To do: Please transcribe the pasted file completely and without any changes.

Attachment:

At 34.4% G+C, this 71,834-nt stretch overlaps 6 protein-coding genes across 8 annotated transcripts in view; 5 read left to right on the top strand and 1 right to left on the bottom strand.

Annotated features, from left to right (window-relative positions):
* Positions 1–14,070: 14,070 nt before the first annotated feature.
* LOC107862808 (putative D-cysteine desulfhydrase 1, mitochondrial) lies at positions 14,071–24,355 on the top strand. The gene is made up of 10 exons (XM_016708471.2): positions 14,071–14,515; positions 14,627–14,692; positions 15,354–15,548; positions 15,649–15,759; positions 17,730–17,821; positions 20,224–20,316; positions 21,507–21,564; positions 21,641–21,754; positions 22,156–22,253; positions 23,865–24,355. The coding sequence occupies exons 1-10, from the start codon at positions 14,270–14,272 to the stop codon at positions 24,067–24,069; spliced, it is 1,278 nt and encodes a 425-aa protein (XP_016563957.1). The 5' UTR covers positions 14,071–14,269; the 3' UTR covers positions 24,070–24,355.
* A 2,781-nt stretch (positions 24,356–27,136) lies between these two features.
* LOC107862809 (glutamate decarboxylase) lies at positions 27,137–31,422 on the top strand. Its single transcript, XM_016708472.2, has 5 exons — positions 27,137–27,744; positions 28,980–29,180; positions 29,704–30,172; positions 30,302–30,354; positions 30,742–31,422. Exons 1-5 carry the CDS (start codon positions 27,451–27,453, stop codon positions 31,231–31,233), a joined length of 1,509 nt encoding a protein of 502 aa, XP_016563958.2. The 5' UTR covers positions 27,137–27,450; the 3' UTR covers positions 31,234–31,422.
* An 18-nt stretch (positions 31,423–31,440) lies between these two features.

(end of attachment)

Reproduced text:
At 34.4% G+C, this 71,834-nt stretch overlaps 6 protein-coding genes across 8 annotated transcripts in view; 5 read left to right on the top strand and 1 right to left on the bottom strand.

Annotated features, from left to right (window-relative positions):
* Positions 1–14,070: 14,070 nt before the first annotated feature.
* LOC107862808 (putative D-cysteine desulfhydrase 1, mitochondrial) lies at positions 14,071–24,355 on the top strand. The gene is made up of 10 exons (XM_016708471.2): positions 14,071–14,515; positions 14,627–14,692; positions 15,354–15,548; positions 15,649–15,759; positions 17,730–17,821; positions 20,224–20,316; positions 21,507–21,564; positions 21,641–21,754; positions 22,156–22,253; positions 23,865–24,355. The coding sequence occupies exons 1-10, from the start codon at positions 14,270–14,272 to the stop codon at positions 24,067–24,069; spliced, it is 1,278 nt and encodes a 425-aa protein (XP_016563957.1). The 5' UTR covers positions 14,071–14,269; the 3' UTR covers positions 24,070–24,355.
* A 2,781-nt stretch (positions 24,356–27,136) lies between these two features.
* LOC107862809 (glutamate decarboxylase) lies at positions 27,137–31,422 on the top strand. Its single transcript, XM_016708472.2, has 5 exons — positions 27,137–27,744; positions 28,980–29,180; positions 29,704–30,172; positions 30,302–30,354; positions 30,742–31,422. Exons 1-5 carry the CDS (start codon positions 27,451–27,453, stop codon positions 31,231–31,233), a joined length of 1,509 nt encoding a protein of 502 aa, XP_016563958.2. The 5' UTR covers positions 27,137–27,450; the 3' UTR covers positions 31,234–31,422.
* An 18-nt stretch (positions 31,423–31,440) lies between these two features.